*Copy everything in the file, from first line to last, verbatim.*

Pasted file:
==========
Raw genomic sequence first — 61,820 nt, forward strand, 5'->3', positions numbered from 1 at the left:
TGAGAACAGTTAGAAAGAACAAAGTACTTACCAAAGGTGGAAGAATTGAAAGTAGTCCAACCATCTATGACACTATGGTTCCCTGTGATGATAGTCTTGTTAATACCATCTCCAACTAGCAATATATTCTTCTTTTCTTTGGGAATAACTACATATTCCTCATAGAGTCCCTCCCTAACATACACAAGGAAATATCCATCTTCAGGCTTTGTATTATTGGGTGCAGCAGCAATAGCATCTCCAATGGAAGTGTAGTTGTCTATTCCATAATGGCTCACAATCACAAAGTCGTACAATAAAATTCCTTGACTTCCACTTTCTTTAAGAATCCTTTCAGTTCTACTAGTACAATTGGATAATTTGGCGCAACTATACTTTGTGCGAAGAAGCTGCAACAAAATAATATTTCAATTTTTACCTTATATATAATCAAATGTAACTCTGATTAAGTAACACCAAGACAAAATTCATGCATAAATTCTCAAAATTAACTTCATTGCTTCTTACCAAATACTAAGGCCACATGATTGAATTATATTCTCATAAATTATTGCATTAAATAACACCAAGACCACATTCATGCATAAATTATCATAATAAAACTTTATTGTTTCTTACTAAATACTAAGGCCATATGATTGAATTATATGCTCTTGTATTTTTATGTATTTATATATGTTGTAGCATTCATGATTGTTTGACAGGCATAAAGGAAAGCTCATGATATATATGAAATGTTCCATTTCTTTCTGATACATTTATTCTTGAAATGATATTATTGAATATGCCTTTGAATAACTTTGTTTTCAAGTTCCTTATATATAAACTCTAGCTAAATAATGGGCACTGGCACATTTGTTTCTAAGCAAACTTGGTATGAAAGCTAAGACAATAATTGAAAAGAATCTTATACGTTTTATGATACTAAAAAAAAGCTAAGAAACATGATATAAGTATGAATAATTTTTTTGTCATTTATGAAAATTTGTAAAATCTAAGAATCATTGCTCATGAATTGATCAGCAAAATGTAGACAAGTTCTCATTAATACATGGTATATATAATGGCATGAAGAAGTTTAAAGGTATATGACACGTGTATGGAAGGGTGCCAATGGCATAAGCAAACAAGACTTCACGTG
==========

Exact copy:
Raw genomic sequence first — 61,820 nt, forward strand, 5'->3', positions numbered from 1 at the left:
TGAGAACAGTTAGAAAGAACAAAGTACTTACCAAAGGTGGAAGAATTGAAAGTAGTCCAACCATCTATGACACTATGGTTCCCTGTGATGATAGTCTTGTTAATACCATCTCCAACTAGCAATATATTCTTCTTTTCTTTGGGAATAACTACATATTCCTCATAGAGTCCCTCCCTAACATACACAAGGAAATATCCATCTTCAGGCTTTGTATTATTGGGTGCAGCAGCAATAGCATCTCCAATGGAAGTGTAGTTGTCTATTCCATAATGGCTCACAATCACAAAGTCGTACAATAAAATTCCTTGACTTCCACTTTCTTTAAGAATCCTTTCAGTTCTACTAGTACAATTGGATAATTTGGCGCAACTATACTTTGTGCGAAGAAGCTGCAACAAAATAATATTTCAATTTTTACCTTATATATAATCAAATGTAACTCTGATTAAGTAACACCAAGACAAAATTCATGCATAAATTCTCAAAATTAACTTCATTGCTTCTTACCAAATACTAAGGCCACATGATTGAATTATATTCTCATAAATTATTGCATTAAATAACACCAAGACCACATTCATGCATAAATTATCATAATAAAACTTTATTGTTTCTTACTAAATACTAAGGCCATATGATTGAATTATATGCTCTTGTATTTTTATGTATTTATATATGTTGTAGCATTCATGATTGTTTGACAGGCATAAAGGAAAGCTCATGATATATATGAAATGTTCCATTTCTTTCTGATACATTTATTCTTGAAATGATATTATTGAATATGCCTTTGAATAACTTTGTTTTCAAGTTCCTTATATATAAACTCTAGCTAAATAATGGGCACTGGCACATTTGTTTCTAAGCAAACTTGGTATGAAAGCTAAGACAATAATTGAAAAGAATCTTATACGTTTTATGATACTAAAAAAAAGCTAAGAAACATGATATAAGTATGAATAATTTTTTTGTCATTTATGAAAATTTGTAAAATCTAAGAATCATTGCTCATGAATTGATCAGCAAAATGTAGACAAGTTCTCATTAATACATGGTATATATAATGGCATGAAGAAGTTTAAAGGTATATGACACGTGTATGGAAGGGTGCCAATGGCATAAGCAAACAAGACTTCACGTG